Turning to the question of the extent of the President’s delegated powers, the Court indicated that the language of Section 232 “seems clearly to grant him a measure of discretion in determining the method used to adjust imports”. The Court found no basis for the plaintiffs’ argument that “adjusting imports” was limited to “encompass only quantitative methods – i.e. quotas – as opposed to monetary methods – i.e. license fees – of effecting such adjustments.” The Court noted that the language of Section 232 anticipated adjustments when imports were being made “in such quantities or under such circumstances” as to threaten to impair the national security.” Examining the legislative history, the Court noted that Congress was concerned that imports could threaten national security not only based on their quantity, but also on “their character.” The Court then examined, in great detail, the legislative history of national security measures to control imports, and concluded that both qualitative and quantitative measures were embraced to “adjust imports” under Section 232.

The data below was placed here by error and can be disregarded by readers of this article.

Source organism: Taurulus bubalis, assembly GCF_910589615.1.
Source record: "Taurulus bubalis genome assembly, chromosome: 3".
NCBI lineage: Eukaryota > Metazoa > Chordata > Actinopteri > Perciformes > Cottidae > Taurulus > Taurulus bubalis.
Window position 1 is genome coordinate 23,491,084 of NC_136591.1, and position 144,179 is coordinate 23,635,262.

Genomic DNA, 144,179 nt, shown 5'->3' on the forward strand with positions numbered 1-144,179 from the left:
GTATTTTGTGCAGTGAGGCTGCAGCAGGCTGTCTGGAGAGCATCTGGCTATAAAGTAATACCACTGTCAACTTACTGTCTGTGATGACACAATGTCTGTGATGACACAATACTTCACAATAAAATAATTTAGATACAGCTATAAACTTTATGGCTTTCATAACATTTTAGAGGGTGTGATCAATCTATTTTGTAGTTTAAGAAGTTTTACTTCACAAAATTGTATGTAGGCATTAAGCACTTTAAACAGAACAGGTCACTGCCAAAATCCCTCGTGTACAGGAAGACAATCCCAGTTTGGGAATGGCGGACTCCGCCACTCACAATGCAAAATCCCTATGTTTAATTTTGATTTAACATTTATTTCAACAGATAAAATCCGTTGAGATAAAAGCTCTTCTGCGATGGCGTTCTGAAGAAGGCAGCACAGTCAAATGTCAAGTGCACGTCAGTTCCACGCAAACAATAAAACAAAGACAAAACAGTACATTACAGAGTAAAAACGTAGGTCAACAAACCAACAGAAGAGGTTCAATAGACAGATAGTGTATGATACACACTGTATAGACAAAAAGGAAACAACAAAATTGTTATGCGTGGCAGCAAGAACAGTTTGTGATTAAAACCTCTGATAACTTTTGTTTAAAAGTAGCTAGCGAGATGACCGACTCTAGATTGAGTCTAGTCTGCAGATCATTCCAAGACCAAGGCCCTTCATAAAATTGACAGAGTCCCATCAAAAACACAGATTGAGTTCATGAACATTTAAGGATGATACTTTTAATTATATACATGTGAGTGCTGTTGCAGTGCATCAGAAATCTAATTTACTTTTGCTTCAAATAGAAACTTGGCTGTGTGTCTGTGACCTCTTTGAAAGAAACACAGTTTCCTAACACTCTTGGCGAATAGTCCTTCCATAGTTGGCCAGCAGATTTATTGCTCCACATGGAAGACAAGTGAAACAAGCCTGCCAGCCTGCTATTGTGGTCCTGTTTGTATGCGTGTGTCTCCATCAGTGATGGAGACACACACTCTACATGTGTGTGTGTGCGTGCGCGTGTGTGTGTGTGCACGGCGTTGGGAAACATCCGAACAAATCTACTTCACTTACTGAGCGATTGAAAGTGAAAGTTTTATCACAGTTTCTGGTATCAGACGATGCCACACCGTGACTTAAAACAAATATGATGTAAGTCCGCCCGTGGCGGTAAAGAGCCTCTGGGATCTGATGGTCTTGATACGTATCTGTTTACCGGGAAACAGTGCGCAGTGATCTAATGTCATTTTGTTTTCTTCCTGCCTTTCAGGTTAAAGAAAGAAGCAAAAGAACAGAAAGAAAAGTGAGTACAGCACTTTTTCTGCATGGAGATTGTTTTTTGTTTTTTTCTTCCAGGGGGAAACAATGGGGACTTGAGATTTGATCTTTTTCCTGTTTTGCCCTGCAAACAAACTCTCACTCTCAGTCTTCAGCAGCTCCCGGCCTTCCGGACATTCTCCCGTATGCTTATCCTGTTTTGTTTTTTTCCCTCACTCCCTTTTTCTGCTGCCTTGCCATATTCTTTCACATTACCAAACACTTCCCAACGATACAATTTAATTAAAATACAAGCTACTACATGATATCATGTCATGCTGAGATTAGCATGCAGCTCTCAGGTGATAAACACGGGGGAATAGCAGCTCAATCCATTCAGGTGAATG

The question posed in the current circumstance, of course, is whether restricting drawback falls within the scope of the term “adjust imports.”
Possible Challenges to the Drawback Restriction
There are potentially at least three (3) grounds on which the President’s denial of drawback rights in respect of Section 232 duties might be challenged in the courts.
1. Action in Excess of Delegated Authority
The first grounds for challenging the drawback restriction is that it is ultra vires, or beyond the President’s delegated power. The simple formulation of this argument is that a restriction on drawback does nothing to “adjust imports”; Rather, it is focused entirely on exported or destroyed goods that are not imported for consumption. Drawback occurs long after goods have been imported and subjected to any “import adjusting” measures the President might elect to impose. While the President can act to restrain imports, once those restraints have been applied, he has no delegated authority to interfere with other Congressional measures, such as the drawback statute.
The Government might raise some argument that denying drawback restrains imports, since a person knowing that a Section 232 tariff cannot be refunded as drawback might be reluctant to import in the first place, but in our judgment, such an argument would be strained. The President might be hard-pressed to explain how curtailing an action which Congress has expressly authorized to promote domestic industry and employment is threatening national security.